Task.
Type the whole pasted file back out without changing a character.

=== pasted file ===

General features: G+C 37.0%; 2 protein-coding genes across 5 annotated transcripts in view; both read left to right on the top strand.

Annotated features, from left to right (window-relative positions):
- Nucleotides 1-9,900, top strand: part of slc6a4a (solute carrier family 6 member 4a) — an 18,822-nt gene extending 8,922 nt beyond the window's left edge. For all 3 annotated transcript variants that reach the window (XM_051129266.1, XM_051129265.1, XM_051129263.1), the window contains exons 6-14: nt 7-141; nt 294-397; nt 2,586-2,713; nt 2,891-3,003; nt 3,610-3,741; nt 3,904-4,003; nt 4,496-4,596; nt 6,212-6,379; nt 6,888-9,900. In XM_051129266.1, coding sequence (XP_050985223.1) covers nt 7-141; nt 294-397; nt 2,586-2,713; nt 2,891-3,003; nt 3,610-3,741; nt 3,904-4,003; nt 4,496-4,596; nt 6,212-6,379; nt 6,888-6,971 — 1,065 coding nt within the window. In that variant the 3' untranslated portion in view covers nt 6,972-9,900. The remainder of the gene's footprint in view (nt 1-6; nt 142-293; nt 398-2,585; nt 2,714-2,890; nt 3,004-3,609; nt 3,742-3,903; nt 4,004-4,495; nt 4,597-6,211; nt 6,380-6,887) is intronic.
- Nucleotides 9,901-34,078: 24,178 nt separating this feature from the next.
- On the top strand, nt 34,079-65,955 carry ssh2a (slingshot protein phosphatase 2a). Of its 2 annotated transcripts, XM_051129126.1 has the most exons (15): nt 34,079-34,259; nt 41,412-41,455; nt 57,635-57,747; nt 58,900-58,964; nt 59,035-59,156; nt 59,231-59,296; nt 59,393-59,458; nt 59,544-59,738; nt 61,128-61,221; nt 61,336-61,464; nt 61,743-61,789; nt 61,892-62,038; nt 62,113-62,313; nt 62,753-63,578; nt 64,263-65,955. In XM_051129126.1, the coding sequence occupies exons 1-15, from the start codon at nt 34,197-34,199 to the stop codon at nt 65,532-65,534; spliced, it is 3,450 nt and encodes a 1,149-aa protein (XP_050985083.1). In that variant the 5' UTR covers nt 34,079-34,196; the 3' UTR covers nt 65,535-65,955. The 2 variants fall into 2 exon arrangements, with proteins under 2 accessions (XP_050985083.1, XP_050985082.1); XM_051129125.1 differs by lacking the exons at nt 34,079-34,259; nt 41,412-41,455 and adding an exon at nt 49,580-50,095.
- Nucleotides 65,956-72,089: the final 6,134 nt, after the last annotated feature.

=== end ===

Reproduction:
General features: G+C 37.0%; 2 protein-coding genes across 5 annotated transcripts in view; both read left to right on the top strand.

Annotated features, from left to right (window-relative positions):
- Nucleotides 1-9,900, top strand: part of slc6a4a (solute carrier family 6 member 4a) — an 18,822-nt gene extending 8,922 nt beyond the window's left edge. For all 3 annotated transcript variants that reach the window (XM_051129266.1, XM_051129265.1, XM_051129263.1), the window contains exons 6-14: nt 7-141; nt 294-397; nt 2,586-2,713; nt 2,891-3,003; nt 3,610-3,741; nt 3,904-4,003; nt 4,496-4,596; nt 6,212-6,379; nt 6,888-9,900. In XM_051129266.1, coding sequence (XP_050985223.1) covers nt 7-141; nt 294-397; nt 2,586-2,713; nt 2,891-3,003; nt 3,610-3,741; nt 3,904-4,003; nt 4,496-4,596; nt 6,212-6,379; nt 6,888-6,971 — 1,065 coding nt within the window. In that variant the 3' untranslated portion in view covers nt 6,972-9,900. The remainder of the gene's footprint in view (nt 1-6; nt 142-293; nt 398-2,585; nt 2,714-2,890; nt 3,004-3,609; nt 3,742-3,903; nt 4,004-4,495; nt 4,597-6,211; nt 6,380-6,887) is intronic.
- Nucleotides 9,901-34,078: 24,178 nt separating this feature from the next.
- On the top strand, nt 34,079-65,955 carry ssh2a (slingshot protein phosphatase 2a). Of its 2 annotated transcripts, XM_051129126.1 has the most exons (15): nt 34,079-34,259; nt 41,412-41,455; nt 57,635-57,747; nt 58,900-58,964; nt 59,035-59,156; nt 59,231-59,296; nt 59,393-59,458; nt 59,544-59,738; nt 61,128-61,221; nt 61,336-61,464; nt 61,743-61,789; nt 61,892-62,038; nt 62,113-62,313; nt 62,753-63,578; nt 64,263-65,955. In XM_051129126.1, the coding sequence occupies exons 1-15, from the start codon at nt 34,197-34,199 to the stop codon at nt 65,532-65,534; spliced, it is 3,450 nt and encodes a 1,149-aa protein (XP_050985083.1). In that variant the 5' UTR covers nt 34,079-34,196; the 3' UTR covers nt 65,535-65,955. The 2 variants fall into 2 exon arrangements, with proteins under 2 accessions (XP_050985083.1, XP_050985082.1); XM_051129125.1 differs by lacking the exons at nt 34,079-34,259; nt 41,412-41,455 and adding an exon at nt 49,580-50,095.
- Nucleotides 65,956-72,089: the final 6,134 nt, after the last annotated feature.